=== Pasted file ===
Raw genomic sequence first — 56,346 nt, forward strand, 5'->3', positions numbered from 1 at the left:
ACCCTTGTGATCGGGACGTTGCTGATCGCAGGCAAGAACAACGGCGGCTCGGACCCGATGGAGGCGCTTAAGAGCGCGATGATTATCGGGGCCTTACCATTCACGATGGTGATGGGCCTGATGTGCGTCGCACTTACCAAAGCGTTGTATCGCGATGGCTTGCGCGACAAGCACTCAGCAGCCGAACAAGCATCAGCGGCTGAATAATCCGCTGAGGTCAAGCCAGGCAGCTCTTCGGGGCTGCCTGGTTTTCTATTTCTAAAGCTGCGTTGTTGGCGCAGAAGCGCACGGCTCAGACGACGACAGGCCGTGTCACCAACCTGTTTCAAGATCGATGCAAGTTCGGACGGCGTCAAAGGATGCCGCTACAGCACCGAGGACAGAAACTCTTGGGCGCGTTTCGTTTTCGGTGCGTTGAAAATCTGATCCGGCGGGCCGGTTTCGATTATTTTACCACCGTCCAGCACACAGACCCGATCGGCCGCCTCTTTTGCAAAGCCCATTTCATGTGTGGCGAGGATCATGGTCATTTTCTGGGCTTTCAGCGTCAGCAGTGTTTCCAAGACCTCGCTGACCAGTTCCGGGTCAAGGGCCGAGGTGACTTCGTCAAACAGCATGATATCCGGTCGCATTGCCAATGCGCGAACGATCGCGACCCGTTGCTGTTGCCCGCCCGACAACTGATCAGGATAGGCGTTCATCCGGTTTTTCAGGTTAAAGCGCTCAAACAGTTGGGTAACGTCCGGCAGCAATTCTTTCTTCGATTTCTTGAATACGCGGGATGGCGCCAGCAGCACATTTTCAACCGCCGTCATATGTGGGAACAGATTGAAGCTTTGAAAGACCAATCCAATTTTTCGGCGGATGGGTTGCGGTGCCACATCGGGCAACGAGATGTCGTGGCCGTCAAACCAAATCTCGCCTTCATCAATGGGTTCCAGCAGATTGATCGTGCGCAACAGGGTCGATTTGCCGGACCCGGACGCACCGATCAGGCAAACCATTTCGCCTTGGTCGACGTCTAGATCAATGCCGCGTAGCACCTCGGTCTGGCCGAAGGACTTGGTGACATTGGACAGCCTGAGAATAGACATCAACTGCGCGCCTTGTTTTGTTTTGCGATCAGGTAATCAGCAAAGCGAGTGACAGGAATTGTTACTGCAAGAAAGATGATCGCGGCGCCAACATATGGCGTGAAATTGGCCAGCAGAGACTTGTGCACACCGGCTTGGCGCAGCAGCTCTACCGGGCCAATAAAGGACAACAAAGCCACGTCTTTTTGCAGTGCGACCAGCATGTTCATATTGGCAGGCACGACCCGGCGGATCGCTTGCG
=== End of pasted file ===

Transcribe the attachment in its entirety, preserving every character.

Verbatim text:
Raw genomic sequence first — 56,346 nt, forward strand, 5'->3', positions numbered from 1 at the left:
ACCCTTGTGATCGGGACGTTGCTGATCGCAGGCAAGAACAACGGCGGCTCGGACCCGATGGAGGCGCTTAAGAGCGCGATGATTATCGGGGCCTTACCATTCACGATGGTGATGGGCCTGATGTGCGTCGCACTTACCAAAGCGTTGTATCGCGATGGCTTGCGCGACAAGCACTCAGCAGCCGAACAAGCATCAGCGGCTGAATAATCCGCTGAGGTCAAGCCAGGCAGCTCTTCGGGGCTGCCTGGTTTTCTATTTCTAAAGCTGCGTTGTTGGCGCAGAAGCGCACGGCTCAGACGACGACAGGCCGTGTCACCAACCTGTTTCAAGATCGATGCAAGTTCGGACGGCGTCAAAGGATGCCGCTACAGCACCGAGGACAGAAACTCTTGGGCGCGTTTCGTTTTCGGTGCGTTGAAAATCTGATCCGGCGGGCCGGTTTCGATTATTTTACCACCGTCCAGCACACAGACCCGATCGGCCGCCTCTTTTGCAAAGCCCATTTCATGTGTGGCGAGGATCATGGTCATTTTCTGGGCTTTCAGCGTCAGCAGTGTTTCCAAGACCTCGCTGACCAGTTCCGGGTCAAGGGCCGAGGTGACTTCGTCAAACAGCATGATATCCGGTCGCATTGCCAATGCGCGAACGATCGCGACCCGTTGCTGTTGCCCGCCCGACAACTGATCAGGATAGGCGTTCATCCGGTTTTTCAGGTTAAAGCGCTCAAACAGTTGGGTAACGTCCGGCAGCAATTCTTTCTTCGATTTCTTGAATACGCGGGATGGCGCCAGCAGCACATTTTCAACCGCCGTCATATGTGGGAACAGATTGAAGCTTTGAAAGACCAATCCAATTTTTCGGCGGATGGGTTGCGGTGCCACATCGGGCAACGAGATGTCGTGGCCGTCAAACCAAATCTCGCCTTCATCAATGGGTTCCAGCAGATTGATCGTGCGCAACAGGGTCGATTTGCCGGACCCGGACGCACCGATCAGGCAAACCATTTCGCCTTGGTCGACGTCTAGATCAATGCCGCGTAGCACCTCGGTCTGGCCGAAGGACTTGGTGACATTGGACAGCCTGAGAATAGACATCAACTGCGCGCCTTGTTTTGTTTTGCGATCAGGTAATCAGCAAAGCGAGTGACAGGAATTGTTACTGCAAGAAAGATGATCGCGGCGCCAACATATGGCGTGAAATTGGCCAGCAGAGACTTGTGCACACCGGCTTGGCGCAGCAGCTCTACCGGGCCAATAAAGGACAACAAAGCCACGTCTTTTTGCAGTGCGACCAGCATGTTCATATTGGCAGGCACGACCCGGCGGATCGCTTGCG